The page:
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The Unomkhubulwane festival

Posted on July 26, 2011
Sculpture in the Credo Mutwa Cultural Village, Soweto. Photo credit: www.joburg.org.za
Sculpture in the Credo Mutwa Cultural Village, Soweto. Photo credit: www.joburg.org.za

The last week of July signifies the end of winter in the Southern Hemisphere. It is during this time that farmers, and other people in agriculture start planning their planting season in preparation for the first spring rains in August. This cycle of nature precedes calendars and formalized agriculture, it is simply the way nature works.

It is under the same context that a group of women in Newcastle, KwaZulu-Natal come together to prepare the feast of Unomkhubulwane, who is the goddess of fertility and agriculture in the world of traditional cosmology. It was through the inspiration of a dream vision received by Thoko Hadebe, the founder of the group, that the women started coming together around this time each year.

Although the practice is becoming common in many areas in KwaZulu-Natal, with the most well known festivity taking place in Nongoma, Unomkhubulwane is a marginalized activity. The obvious reason for the marginalization of the practice is colonialism/apartheid and its outright intolerance of anything resembling African spiritual-cultural practices. This is despite the fact that there is much evidence of similar festivities taking place in other parts of the world, including Europe! In Germanic territories, for example, there is a celebration of the spring equinox, called Ostara, who is the goddess of spring, planting and a new crop season in their cosmological world. Similarly, in the Celtic world there is the festival of Beltaine, and in Native American culture there is the Iroquois midwinter festivity, all of which celebrate more or less the same occasion. Why then do we marginalize Unomkhubulwane?

Well, you see, Unomkhubulwane represents a reality of the past ('the traditional'), the past which we love speaking about and making as if we know a lot about it. But when it comes to action, we approach tradition with much uncertainty. Our degree of uncertainty is determined by the tension between our desire to re-live the past, as if we were there, and the burden of accommodating our new sets of beliefs imposed by our liberal-global order. The result of this tension is that we become unable to act, and we make up for our inability to act by excessively talking about it (traditional).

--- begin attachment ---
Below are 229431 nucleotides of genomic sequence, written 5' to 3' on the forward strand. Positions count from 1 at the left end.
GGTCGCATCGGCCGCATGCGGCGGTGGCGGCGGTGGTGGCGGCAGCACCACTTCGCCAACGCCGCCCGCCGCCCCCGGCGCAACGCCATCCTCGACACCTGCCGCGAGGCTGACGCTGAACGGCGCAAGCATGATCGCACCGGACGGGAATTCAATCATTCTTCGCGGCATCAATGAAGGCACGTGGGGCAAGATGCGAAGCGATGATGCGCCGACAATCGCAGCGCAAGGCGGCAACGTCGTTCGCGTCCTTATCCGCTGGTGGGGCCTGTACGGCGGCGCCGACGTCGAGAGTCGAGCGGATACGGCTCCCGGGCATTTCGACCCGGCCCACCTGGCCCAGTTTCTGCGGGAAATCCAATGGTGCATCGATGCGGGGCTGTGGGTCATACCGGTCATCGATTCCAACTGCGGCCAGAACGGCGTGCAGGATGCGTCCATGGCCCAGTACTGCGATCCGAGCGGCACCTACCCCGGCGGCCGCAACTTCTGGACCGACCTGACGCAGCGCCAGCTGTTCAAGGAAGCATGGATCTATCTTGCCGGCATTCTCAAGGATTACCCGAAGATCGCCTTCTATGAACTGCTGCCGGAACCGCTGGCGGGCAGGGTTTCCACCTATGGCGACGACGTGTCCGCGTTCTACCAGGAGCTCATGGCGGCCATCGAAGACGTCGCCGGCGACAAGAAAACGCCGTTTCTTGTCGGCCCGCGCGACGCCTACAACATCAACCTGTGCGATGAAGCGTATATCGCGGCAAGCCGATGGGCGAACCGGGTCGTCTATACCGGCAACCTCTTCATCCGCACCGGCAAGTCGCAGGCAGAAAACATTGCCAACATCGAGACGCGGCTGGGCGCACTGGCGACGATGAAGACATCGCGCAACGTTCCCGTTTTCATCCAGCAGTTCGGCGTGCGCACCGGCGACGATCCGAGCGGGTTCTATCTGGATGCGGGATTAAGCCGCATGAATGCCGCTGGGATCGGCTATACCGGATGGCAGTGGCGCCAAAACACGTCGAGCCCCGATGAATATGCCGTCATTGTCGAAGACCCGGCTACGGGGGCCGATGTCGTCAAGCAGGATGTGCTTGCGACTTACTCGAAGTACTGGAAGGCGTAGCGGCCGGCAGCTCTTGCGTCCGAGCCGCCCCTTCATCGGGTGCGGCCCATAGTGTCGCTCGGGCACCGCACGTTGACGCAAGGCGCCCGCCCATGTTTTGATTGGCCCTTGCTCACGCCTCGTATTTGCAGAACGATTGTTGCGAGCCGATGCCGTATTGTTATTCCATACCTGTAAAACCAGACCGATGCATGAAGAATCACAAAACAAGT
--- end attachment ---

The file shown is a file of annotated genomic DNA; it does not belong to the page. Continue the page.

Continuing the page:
The liberal-global world imposes on us that things should be validated against empirical evidence. Without this empirical evidence arguments do not hold water in the court of law, for example. The mere fact that Unomkhubulwane comes to us in one person's dream revelation makes it unsayable in our liberal-global discourse.

To even propose Unomkhubulwane as a celebration of national significance seems bizarre in this line of thinking.It is much easier to suggest the death of a political individual as a national event, precisely because no one can deny that that person has died, and he (as it's mostly men) died for a just cause.

Sculpture in the Credo Mutwa Cultural Village, Soweto. Photo credit: www.joburg.org.zaOne person who has not been afraid to address the issue of Unomkhubulwane is Credo Mutwa. In his cultural village in Soweto there stands a giant sculpture of the goddess, alongside that of Umvelinqangi (God).

What Credo Mutwa has done here was to trust what is revealed to him, as an individual, and say that it can be valued publicly, without feeling that by doing so he is necessarily imposing on others.

Unomkhubulwane celebrations provide an opportunity for us to reconstitute our national celebrations, not only from the limited viewpoint of the struggle against apartheid, but from a traditional and cosmological lens; that radically alters our perception of history and significance.

Thokozani Mhlambi is an Archival Platform correspondent